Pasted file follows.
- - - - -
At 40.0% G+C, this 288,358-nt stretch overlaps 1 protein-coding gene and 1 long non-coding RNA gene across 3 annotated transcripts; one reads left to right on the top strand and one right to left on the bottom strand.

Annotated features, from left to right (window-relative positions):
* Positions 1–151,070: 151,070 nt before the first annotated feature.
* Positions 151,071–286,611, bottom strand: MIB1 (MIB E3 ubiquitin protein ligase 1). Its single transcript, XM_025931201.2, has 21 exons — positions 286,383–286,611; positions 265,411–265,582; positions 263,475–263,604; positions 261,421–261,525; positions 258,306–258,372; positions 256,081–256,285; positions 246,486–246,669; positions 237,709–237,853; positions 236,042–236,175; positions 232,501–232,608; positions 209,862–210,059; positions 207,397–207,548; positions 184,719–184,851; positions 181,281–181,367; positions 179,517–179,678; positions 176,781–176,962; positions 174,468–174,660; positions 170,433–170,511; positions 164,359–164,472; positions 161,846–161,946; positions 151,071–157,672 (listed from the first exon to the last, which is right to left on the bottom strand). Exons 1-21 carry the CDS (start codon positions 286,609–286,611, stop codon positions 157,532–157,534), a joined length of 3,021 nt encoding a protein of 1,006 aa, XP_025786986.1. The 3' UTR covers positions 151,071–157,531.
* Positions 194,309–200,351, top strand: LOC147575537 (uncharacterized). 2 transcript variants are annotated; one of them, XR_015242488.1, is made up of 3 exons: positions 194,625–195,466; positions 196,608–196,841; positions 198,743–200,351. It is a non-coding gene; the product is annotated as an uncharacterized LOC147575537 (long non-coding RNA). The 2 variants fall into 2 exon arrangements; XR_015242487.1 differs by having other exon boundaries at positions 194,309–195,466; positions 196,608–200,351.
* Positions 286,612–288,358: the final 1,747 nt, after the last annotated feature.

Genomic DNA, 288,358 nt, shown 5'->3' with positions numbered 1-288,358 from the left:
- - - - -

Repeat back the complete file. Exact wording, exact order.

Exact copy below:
At 40.0% G+C, this 288,358-nt stretch overlaps 1 protein-coding gene and 1 long non-coding RNA gene across 3 annotated transcripts; one reads left to right on the top strand and one right to left on the bottom strand.

Annotated features, from left to right (window-relative positions):
* Positions 1–151,070: 151,070 nt before the first annotated feature.
* Positions 151,071–286,611, bottom strand: MIB1 (MIB E3 ubiquitin protein ligase 1). Its single transcript, XM_025931201.2, has 21 exons — positions 286,383–286,611; positions 265,411–265,582; positions 263,475–263,604; positions 261,421–261,525; positions 258,306–258,372; positions 256,081–256,285; positions 246,486–246,669; positions 237,709–237,853; positions 236,042–236,175; positions 232,501–232,608; positions 209,862–210,059; positions 207,397–207,548; positions 184,719–184,851; positions 181,281–181,367; positions 179,517–179,678; positions 176,781–176,962; positions 174,468–174,660; positions 170,433–170,511; positions 164,359–164,472; positions 161,846–161,946; positions 151,071–157,672 (listed from the first exon to the last, which is right to left on the bottom strand). Exons 1-21 carry the CDS (start codon positions 286,609–286,611, stop codon positions 157,532–157,534), a joined length of 3,021 nt encoding a protein of 1,006 aa, XP_025786986.1. The 3' UTR covers positions 151,071–157,531.
* Positions 194,309–200,351, top strand: LOC147575537 (uncharacterized). 2 transcript variants are annotated; one of them, XR_015242488.1, is made up of 3 exons: positions 194,625–195,466; positions 196,608–196,841; positions 198,743–200,351. It is a non-coding gene; the product is annotated as an uncharacterized LOC147575537 (long non-coding RNA). The 2 variants fall into 2 exon arrangements; XR_015242487.1 differs by having other exon boundaries at positions 194,309–195,466; positions 196,608–200,351.
* Positions 286,612–288,358: the final 1,747 nt, after the last annotated feature.

Genomic DNA, 288,358 nt, shown 5'->3' with positions numbered 1-288,358 from the left: